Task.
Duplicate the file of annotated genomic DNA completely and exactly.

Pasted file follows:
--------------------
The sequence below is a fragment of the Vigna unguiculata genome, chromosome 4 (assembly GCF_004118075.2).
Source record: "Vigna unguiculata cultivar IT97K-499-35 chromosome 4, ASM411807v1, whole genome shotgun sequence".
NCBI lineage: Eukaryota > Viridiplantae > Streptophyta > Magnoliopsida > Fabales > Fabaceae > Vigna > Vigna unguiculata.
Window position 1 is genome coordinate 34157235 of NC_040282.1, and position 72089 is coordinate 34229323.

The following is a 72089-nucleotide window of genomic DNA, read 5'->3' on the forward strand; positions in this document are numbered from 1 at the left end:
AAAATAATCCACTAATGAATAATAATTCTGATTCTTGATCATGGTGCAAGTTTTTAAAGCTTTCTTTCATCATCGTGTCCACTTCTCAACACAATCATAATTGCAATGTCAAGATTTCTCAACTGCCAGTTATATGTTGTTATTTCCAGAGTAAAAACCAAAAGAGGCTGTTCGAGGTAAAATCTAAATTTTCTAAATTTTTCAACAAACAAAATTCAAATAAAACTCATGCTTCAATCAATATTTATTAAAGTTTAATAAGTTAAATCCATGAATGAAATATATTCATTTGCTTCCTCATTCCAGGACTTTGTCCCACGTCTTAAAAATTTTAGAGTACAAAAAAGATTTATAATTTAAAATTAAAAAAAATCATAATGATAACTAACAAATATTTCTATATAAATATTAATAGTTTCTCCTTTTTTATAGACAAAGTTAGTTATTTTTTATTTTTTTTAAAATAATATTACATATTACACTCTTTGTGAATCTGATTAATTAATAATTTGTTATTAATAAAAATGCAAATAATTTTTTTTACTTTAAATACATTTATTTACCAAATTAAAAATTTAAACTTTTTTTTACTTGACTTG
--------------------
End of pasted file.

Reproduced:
The sequence below is a fragment of the Vigna unguiculata genome, chromosome 4 (assembly GCF_004118075.2).
Source record: "Vigna unguiculata cultivar IT97K-499-35 chromosome 4, ASM411807v1, whole genome shotgun sequence".
NCBI lineage: Eukaryota > Viridiplantae > Streptophyta > Magnoliopsida > Fabales > Fabaceae > Vigna > Vigna unguiculata.
Window position 1 is genome coordinate 34157235 of NC_040282.1, and position 72089 is coordinate 34229323.

The following is a 72089-nucleotide window of genomic DNA, read 5'->3' on the forward strand; positions in this document are numbered from 1 at the left end:
AAAATAATCCACTAATGAATAATAATTCTGATTCTTGATCATGGTGCAAGTTTTTAAAGCTTTCTTTCATCATCGTGTCCACTTCTCAACACAATCATAATTGCAATGTCAAGATTTCTCAACTGCCAGTTATATGTTGTTATTTCCAGAGTAAAAACCAAAAGAGGCTGTTCGAGGTAAAATCTAAATTTTCTAAATTTTTCAACAAACAAAATTCAAATAAAACTCATGCTTCAATCAATATTTATTAAAGTTTAATAAGTTAAATCCATGAATGAAATATATTCATTTGCTTCCTCATTCCAGGACTTTGTCCCACGTCTTAAAAATTTTAGAGTACAAAAAAGATTTATAATTTAAAATTAAAAAAAATCATAATGATAACTAACAAATATTTCTATATAAATATTAATAGTTTCTCCTTTTTTATAGACAAAGTTAGTTATTTTTTATTTTTTTTAAAATAATATTACATATTACACTCTTTGTGAATCTGATTAATTAATAATTTGTTATTAATAAAAATGCAAATAATTTTTTTTACTTTAAATACATTTATTTACCAAATTAAAAATTTAAACTTTTTTTTACTTGACTTG